Risk scientists look beyond their silos
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Risk scientists look beyond their silos

Since Russia and LTCM, risk managers have been searching for a better way to value financial firms and the risks they run. Amazingly, they and their regulators temporarily lost sight of an important relationship - between financial assets and the way they are funded. David Shirreff reports on a meeting at the sharp end of firm-wide risk management

Regulators and regulated are running scared after the events of August and September last year. "I'm more confused about valuation [of financial assets] than I have been for some time, said a leading risk manager at a brain-storming session in Geneva last month.

But the shock to the risk-management community is producing some new, or perhaps old, thinking: a financial firm's risk assets can only truly be valued in relation to its liabilities. For example: take an illiquid investment such as a venture-capital stake. If a firm is funding that stake in the money market it runs a liquidity risk and must mark the investment at liquidation value. If it's funding the stake with its own equity, then marking it to market at liquidation value makes economic nonsense: accrual or cost accounting are more appropriate.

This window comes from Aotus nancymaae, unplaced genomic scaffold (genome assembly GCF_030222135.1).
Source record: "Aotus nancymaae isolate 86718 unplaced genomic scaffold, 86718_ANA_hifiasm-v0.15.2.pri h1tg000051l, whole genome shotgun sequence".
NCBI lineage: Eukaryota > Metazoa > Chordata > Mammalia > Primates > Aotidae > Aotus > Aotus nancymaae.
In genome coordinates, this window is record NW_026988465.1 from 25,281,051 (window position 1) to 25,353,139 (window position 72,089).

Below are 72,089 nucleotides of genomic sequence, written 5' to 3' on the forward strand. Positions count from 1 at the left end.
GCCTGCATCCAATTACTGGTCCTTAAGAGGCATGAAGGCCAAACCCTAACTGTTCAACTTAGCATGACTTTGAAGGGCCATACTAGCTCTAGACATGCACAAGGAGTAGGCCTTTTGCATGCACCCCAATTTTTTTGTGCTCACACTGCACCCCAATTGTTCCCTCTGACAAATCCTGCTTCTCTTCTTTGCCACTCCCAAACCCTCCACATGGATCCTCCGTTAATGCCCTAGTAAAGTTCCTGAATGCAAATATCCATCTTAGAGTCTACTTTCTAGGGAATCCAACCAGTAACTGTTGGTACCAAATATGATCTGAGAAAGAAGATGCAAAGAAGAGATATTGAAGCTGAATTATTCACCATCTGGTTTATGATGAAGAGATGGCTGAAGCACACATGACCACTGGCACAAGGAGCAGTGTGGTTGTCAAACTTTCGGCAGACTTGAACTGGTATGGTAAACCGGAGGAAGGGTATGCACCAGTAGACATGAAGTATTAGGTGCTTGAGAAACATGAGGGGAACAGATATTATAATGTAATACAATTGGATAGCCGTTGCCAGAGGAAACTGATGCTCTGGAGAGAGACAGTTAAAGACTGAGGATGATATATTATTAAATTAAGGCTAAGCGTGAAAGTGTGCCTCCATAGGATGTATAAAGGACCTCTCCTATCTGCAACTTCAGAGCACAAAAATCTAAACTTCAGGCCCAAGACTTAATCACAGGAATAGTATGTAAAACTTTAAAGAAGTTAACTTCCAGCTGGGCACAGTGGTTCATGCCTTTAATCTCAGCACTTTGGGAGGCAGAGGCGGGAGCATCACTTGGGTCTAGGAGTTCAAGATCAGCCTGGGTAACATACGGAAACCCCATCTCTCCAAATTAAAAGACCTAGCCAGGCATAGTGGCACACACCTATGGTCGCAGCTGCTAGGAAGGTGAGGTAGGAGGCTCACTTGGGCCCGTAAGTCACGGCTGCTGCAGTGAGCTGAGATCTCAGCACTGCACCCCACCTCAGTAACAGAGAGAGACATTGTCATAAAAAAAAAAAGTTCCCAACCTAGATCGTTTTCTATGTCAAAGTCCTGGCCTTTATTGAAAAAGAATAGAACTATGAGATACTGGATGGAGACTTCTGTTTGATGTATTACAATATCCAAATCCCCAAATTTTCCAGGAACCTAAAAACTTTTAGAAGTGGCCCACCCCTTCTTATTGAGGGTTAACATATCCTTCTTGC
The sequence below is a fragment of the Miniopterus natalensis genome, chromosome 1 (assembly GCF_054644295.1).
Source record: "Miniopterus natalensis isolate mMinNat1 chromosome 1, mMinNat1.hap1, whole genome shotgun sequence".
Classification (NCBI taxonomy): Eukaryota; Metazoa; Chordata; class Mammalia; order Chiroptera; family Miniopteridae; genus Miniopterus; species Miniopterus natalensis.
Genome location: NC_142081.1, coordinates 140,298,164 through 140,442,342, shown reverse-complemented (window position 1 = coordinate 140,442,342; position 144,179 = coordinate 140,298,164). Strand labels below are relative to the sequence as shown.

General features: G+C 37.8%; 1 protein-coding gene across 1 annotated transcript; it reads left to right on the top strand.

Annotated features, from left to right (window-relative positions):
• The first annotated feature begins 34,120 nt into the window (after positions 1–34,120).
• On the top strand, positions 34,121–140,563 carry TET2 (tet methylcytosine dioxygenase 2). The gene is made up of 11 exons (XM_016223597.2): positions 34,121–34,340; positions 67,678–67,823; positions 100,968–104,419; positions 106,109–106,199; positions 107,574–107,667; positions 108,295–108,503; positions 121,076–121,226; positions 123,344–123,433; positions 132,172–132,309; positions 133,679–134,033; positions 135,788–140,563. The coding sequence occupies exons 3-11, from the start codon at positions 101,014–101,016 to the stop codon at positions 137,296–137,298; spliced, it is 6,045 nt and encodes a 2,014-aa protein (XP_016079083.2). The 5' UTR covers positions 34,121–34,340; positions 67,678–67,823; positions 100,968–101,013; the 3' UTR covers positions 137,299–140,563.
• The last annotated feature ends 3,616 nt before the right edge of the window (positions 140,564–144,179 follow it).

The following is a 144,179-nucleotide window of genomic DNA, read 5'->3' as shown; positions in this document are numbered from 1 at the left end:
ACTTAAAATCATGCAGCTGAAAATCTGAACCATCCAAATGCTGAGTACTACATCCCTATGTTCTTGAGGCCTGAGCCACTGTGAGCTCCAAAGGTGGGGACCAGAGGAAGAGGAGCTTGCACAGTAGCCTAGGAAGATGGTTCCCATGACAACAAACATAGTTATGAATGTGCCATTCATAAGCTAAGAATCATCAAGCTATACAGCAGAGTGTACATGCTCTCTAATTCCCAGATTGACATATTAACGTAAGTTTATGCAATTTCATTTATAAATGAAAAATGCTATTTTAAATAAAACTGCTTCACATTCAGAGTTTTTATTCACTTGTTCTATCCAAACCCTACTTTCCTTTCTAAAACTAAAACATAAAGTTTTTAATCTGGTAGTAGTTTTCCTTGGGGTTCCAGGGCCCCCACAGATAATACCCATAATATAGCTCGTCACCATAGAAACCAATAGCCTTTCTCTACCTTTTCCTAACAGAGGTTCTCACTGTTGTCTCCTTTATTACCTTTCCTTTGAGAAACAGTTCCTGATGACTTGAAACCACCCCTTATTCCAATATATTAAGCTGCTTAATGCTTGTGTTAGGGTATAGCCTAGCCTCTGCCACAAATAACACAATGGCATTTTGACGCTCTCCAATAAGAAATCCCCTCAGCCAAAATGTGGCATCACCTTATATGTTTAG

Applying that principle to the different parts of a complex investment bank could prove a nightmare. But ultimately it may make more sense than marking all assets to market, especially since historical volatility has proved such a bad guide to the future.

Russia's default on August 17 1998 and the near-collapse of Long-Term Capital Management (LTCM) a month later jolted banks and their supervisors out of the comfortable notion that the prevailing market price is the best guide to valuing assets.

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